My second pregnancy in 1995 was different, and for the first time in my twenty-seven years, I got curious enough to ask the state for any information they had on my birth parents. My second pregnancy presented a small number of health challenges – borderline gestational diabetes, high blood pressure, bed rest due to toxemia, a need for an early delivery. Still, I didn’t really want to know who my birth mother was by name, just who she was genetically.  I got a packet of papers from the State of Texas with every identifying nugget literally cut out. It didn’t satisfy all my medical and health curiosities, but it was something. Eventually, it was filed away, and somehow, in the intervening years, lost.

After my mother died in 2010, my curiosity returned. By this point and time, I’d become a life coach, and had worked through a shit-ton of those “childhood issues” with professionals. I wrote to the State of Texas once again, and received a packet of papers. Once again, with all identifying information cut out. It didn’t matter that I was clearly an adult, and had lots of counseling to deal with the variety of issues we all deal with. The State of Texas deemed I had no right to my Original Birth Certificate.

Then on December 30 2014, I was sitting on the lanai of John’s sister’s home in Fort Meyers beach and read an article in the Wall Street Journal about DNA testing helping Adoptees find their birth families.

We’d gathered with the rest of John’s family to celebrate his mother’s 85th birthday. In the weeks leading up to that trip, we’d scanned all the family photos. In each, I saw the traces of all the men and women through the ages in each subsequent generation. All around the dinner table, on the beloved countenances of those ranging from four to eight-five, I saw how the shape of an ear or chin and hands and mannerisms brought these people together. It was a living example of the age-old nurture VS nature debate. DNA doesn’t lie when it comes to innate talents and physical traits.

I ordered the DNA Kits from both Ancestry.Com and 23andMe.Com. I spit in tubes. Weeks later, I received reports telling me that my ancestors were mostly Irish and Welsh with a splash of Scandinavian and Eastern European. It gave me insight into some of those conflicts of my teenage years – the stoic German ancestry of my mother combined with my flair for a story thanks to the Irish in me. But while this ancestor information led occasionally to a 2nd or 3rd cousin, it didn’t yield much more. And in most ways, just the ancestry information explained enough to me.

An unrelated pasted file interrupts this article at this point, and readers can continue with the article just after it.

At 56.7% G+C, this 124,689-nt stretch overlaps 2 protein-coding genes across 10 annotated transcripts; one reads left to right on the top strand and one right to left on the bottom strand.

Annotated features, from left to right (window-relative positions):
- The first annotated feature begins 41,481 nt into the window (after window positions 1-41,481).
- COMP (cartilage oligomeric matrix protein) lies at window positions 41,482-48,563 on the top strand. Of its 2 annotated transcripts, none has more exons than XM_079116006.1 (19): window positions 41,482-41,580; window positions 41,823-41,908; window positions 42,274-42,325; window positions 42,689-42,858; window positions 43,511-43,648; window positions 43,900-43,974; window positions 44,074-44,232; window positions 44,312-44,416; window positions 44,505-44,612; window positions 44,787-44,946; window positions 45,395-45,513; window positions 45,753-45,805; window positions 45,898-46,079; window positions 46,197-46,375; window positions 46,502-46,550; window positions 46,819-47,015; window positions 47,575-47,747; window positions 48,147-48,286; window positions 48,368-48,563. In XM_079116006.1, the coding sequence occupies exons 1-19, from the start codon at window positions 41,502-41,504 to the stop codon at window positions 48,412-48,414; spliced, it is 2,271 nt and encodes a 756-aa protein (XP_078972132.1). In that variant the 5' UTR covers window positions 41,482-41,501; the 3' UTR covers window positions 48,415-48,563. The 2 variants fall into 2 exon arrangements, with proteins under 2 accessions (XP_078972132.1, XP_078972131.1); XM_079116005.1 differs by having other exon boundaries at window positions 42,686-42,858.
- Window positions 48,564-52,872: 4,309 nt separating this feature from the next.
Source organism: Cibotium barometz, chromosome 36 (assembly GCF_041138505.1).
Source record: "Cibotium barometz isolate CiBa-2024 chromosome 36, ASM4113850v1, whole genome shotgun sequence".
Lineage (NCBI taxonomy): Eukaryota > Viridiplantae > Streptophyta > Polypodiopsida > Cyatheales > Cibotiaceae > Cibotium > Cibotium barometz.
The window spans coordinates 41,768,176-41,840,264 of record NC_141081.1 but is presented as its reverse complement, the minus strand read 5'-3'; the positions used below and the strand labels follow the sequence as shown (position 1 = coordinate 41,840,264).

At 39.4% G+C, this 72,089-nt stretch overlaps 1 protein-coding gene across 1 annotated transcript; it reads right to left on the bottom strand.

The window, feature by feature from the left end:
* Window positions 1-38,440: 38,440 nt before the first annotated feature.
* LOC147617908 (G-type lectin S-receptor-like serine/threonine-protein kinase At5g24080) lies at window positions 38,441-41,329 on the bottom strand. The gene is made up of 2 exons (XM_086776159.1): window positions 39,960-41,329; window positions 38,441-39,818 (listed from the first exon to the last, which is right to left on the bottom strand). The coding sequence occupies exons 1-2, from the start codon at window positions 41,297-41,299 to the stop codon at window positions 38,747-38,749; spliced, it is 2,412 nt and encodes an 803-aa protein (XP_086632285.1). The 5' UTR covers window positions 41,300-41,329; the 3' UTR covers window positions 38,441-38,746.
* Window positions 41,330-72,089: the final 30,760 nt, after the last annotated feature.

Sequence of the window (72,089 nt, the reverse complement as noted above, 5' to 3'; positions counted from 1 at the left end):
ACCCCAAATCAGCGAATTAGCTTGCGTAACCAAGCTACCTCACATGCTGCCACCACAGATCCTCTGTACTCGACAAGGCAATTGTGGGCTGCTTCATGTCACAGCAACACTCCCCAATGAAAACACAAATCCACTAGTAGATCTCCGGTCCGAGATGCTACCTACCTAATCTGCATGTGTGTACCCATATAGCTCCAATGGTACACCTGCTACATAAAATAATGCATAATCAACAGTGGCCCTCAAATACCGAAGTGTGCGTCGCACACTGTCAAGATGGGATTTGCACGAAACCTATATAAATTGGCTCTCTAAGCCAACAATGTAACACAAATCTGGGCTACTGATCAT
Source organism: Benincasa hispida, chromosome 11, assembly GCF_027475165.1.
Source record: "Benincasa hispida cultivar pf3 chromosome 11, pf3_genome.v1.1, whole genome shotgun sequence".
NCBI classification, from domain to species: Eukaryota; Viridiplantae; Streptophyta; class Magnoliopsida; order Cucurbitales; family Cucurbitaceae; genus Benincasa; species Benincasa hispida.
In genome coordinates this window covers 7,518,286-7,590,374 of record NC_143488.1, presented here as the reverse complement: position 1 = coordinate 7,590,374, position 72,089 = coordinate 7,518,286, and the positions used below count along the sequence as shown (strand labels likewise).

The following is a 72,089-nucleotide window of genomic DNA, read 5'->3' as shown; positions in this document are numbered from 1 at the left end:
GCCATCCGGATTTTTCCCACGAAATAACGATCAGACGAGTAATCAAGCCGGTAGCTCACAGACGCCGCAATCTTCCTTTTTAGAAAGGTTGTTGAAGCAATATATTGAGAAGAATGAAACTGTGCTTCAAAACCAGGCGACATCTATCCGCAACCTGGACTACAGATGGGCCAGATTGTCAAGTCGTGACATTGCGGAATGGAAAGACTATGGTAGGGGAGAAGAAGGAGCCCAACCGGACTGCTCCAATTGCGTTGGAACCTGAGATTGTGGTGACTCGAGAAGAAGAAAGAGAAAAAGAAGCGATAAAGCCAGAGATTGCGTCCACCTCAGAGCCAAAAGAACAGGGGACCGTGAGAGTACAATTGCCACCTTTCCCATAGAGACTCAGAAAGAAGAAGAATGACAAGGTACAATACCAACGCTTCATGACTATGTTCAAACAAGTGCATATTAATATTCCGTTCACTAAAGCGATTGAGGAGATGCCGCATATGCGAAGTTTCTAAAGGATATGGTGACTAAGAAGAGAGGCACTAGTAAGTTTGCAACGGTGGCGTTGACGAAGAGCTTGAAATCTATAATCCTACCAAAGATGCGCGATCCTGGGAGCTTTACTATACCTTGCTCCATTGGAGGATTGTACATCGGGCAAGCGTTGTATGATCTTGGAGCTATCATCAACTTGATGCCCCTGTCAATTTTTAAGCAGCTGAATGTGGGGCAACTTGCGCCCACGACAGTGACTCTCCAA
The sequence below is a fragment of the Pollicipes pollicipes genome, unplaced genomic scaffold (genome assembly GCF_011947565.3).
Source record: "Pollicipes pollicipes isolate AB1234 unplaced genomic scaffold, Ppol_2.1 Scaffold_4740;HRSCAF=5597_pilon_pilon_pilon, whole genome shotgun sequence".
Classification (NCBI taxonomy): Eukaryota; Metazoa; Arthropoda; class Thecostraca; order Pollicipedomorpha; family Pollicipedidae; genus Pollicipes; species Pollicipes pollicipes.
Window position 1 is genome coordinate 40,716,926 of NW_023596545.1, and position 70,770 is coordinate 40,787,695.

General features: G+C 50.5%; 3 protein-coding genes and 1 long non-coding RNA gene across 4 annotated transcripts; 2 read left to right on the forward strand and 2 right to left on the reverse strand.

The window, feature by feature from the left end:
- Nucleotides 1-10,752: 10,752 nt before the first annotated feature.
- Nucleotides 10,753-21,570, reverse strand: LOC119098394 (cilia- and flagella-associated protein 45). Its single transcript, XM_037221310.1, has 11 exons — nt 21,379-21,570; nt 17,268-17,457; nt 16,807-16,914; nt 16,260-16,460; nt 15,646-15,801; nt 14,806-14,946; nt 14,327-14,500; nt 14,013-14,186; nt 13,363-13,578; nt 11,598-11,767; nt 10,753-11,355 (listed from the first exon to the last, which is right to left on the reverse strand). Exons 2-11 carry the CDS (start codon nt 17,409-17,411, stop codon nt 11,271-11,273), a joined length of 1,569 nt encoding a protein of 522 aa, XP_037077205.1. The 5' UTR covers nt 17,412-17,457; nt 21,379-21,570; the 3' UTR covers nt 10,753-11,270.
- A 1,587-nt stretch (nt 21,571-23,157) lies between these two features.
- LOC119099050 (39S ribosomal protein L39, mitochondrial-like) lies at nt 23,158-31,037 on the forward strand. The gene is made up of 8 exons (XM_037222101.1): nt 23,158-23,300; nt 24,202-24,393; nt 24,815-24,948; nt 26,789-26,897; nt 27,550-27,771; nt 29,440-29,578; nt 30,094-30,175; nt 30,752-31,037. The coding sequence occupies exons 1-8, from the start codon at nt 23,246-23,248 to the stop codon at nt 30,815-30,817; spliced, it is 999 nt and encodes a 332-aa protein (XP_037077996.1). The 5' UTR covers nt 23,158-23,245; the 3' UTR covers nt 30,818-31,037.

This past spring, though, my sister decided she wanted to know Where She Came From. She did the DNA and found a genealogist search angel. In less than a week, this search angel identified both of her birth parents and days later, identified my birth mother. I filed the proper paperwork to receive my original birth certificate, still only available if you knew all the answers to each blank (including the exact way a birth parent’s information was spelled on the document).

At the same time I was filling out paperwork, I was also laughing with John: how typical of my lucky sister! I’d been seeking information on and off for more than a decade and in her first foray into research got the answers she sought.

Weeks shy of my forty-ninth birthday, I wrote a letter to a woman in California. I told her about my life, my children, how blessed I was. I included a copy of my “original birth certificate”. I included a self-addressed and stamped post card for her to drop in the mail in case she was not interested in any communication, as well as my email address in case she was.

I knew had zero right to expect anything from her. How unfair or selfish of me would it have been to hold out any expectation or make any demands? I didn’t need or expect anything from this woman who had given me the gift of life and a good family. I had no desire to upset the apple cart of her life. Who knew what secrets she still kept? Who knew if anyone beyond her own mother knew she had a baby in 1968 when she was seventeen?

I wasn’t seeking my mother, I had a mother. I didn’t need to speak with this woman for me to feel whole or solve any problems in my life. I am whole thanks to therapy and life coaches and good books. What I didn’t underestimate, though, was that maybe, just maybe, the knowledge that I was safe and happy, healthy and whole, would be healing for her. Secrets, no matter how ancient, can be destructive.